I was looking for a title for this post. That was my son’s response to my question of “So, will you go flying with me again?” In all fairness, my answer to him was “I don’t really want to fly again in that weather either.” What kind of weather was it you ask? Well, let me start at the beginning.

How do you get a kid to get up early on a Sunday morning? You offer to take him flying and to let him do some of the flying… I knew just offering to take him up into the sky wouldn’t be enough of a draw so I had to sweeten the pot. We needed to go early so we could be home in time to get ready for church, so I went into his room and woke him up.

Me: “Hey, do you want to go flying?”
Son: “Where?”
Me: “I don’t know, just go fly around.”
Son: “It’s early…”
Me: “I’ll let you fly it some.”
Son: “Okay…” (Still not sounding entirely convinced)
Me: “Alright, hurry up so we can get going. Wear pants, not shorts, it’s cold outside.”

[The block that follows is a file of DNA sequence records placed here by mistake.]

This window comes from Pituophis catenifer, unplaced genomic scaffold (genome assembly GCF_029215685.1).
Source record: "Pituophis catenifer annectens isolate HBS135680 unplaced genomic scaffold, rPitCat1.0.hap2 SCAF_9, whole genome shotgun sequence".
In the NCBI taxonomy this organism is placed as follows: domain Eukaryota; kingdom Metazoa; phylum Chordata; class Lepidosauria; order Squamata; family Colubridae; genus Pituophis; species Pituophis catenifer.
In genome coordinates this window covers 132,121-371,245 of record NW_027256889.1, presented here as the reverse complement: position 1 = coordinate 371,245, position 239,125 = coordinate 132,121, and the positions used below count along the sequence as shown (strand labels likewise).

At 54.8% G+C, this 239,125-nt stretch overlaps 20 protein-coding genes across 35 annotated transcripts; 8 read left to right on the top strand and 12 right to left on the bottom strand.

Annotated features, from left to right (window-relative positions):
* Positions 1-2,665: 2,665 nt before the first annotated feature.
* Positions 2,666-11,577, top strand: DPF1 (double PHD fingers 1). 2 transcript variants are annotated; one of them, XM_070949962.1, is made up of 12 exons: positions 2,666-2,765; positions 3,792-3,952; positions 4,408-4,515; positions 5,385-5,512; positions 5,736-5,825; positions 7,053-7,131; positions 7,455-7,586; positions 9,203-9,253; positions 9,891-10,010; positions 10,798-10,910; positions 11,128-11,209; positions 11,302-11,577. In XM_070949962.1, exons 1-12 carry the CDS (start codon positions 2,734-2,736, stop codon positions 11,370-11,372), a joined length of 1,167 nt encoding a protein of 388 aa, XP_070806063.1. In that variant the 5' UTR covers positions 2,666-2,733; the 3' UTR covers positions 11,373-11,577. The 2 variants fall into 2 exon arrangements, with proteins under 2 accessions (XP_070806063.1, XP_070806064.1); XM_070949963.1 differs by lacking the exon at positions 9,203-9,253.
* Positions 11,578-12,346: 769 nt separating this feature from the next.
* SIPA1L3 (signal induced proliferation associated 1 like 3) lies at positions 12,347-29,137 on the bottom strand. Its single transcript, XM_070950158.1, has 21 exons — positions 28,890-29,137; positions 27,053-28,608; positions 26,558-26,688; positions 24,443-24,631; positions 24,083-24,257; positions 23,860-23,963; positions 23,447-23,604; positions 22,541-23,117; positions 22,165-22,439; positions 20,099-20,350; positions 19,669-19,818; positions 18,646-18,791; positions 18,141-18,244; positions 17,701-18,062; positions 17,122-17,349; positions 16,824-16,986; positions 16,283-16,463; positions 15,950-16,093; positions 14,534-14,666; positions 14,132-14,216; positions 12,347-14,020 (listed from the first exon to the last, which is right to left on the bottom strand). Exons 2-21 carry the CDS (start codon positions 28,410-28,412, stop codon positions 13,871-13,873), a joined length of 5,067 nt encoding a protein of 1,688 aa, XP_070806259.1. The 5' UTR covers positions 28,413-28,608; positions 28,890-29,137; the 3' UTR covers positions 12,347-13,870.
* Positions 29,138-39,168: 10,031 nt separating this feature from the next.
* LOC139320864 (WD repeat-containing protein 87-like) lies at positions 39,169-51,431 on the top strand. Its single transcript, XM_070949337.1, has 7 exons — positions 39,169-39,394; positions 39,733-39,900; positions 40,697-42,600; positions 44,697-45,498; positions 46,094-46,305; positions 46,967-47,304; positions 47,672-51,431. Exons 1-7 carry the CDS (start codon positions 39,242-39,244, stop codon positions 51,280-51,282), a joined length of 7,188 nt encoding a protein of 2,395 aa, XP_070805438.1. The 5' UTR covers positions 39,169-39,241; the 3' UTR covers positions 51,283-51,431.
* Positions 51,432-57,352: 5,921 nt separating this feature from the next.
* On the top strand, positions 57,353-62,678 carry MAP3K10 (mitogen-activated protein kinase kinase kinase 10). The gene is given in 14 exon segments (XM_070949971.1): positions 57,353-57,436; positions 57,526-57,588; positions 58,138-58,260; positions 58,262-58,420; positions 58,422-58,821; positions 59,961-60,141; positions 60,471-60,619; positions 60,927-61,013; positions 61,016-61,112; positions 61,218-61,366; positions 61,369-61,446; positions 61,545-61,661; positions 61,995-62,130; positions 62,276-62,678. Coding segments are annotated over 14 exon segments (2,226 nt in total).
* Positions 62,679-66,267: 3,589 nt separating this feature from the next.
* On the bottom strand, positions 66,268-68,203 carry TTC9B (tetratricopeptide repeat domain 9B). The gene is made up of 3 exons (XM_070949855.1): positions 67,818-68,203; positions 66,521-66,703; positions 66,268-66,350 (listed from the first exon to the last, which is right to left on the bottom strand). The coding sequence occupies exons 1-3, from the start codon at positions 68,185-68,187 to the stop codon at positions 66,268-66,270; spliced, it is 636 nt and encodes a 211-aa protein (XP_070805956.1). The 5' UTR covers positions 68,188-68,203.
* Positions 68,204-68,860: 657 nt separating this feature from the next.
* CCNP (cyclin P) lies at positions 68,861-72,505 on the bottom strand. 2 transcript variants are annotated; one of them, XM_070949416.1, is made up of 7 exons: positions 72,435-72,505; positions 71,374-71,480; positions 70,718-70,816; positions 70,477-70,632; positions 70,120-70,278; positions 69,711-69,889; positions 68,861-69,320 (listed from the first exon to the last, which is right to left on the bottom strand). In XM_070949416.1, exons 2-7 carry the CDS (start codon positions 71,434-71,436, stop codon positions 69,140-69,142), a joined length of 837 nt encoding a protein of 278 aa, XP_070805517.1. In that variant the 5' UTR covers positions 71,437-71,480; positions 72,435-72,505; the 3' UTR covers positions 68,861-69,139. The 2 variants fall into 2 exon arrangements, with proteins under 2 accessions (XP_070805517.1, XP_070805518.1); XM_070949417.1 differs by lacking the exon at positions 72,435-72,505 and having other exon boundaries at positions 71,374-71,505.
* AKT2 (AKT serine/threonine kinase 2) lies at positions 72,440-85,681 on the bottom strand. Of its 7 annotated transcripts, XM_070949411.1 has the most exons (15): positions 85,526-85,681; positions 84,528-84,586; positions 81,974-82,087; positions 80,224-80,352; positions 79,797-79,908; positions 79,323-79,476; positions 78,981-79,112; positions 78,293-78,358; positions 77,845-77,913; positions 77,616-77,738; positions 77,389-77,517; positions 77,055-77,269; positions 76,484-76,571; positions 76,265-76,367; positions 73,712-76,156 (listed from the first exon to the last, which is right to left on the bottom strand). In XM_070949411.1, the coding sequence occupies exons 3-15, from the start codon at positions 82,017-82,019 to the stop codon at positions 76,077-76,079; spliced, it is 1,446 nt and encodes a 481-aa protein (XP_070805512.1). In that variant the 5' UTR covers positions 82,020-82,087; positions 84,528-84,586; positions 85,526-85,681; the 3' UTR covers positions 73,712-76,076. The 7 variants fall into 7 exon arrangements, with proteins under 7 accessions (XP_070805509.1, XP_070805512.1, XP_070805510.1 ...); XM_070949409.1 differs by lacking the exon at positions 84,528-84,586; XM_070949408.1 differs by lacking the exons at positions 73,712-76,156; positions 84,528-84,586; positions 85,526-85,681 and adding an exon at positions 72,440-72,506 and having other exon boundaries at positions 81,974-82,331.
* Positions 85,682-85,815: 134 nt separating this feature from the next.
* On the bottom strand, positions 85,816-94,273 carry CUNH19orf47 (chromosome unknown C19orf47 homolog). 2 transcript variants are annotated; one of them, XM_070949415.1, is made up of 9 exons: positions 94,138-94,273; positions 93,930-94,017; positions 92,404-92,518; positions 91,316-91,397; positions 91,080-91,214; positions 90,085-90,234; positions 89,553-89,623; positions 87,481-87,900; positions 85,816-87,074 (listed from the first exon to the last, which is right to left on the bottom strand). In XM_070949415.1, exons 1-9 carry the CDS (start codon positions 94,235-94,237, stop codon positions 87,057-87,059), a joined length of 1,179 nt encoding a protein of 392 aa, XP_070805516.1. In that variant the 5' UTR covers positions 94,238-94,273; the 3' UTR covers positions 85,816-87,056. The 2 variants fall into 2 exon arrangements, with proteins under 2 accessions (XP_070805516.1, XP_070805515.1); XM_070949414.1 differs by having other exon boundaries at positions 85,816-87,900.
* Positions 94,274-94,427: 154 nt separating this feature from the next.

With that I headed downstairs to make sure I had everything in my bag. He came down a few minutes later, still not quite awake, grabbed a Pop Tart, and we were on our way to the airport.

Rather than go fly somewhere specific I told him we would just head out over the Lake Matthews practice area and I would let him do some of the flying. After pre-flight, which he always likes helping with, we taxied down to the fuel island to get some Avgas. Next to the fuel island is a place they call “The Bench” which… has a couple benches, who would have guessed… They are under a canopy where people can sit and watch the planes. There is also a speaker so you can hear the communications taking place on the CTAF. There was an older gentleman, we’ll call him Joe, sitting there who asked if we were going flying.

Joe: “You guys going up?”
Me: “Yeah.”
Joe: “You know they’re talking about winds later, up to 50mph gusts.”
Me: “The Santa Ana’s are coming today?” (If you live in the area you know about the Santa Ana winds. When you get high pressure over the high desert area it sends winds towards the coast and as they get to the canyons they compress and build speed resulting in high sustained winds with very high gusts.)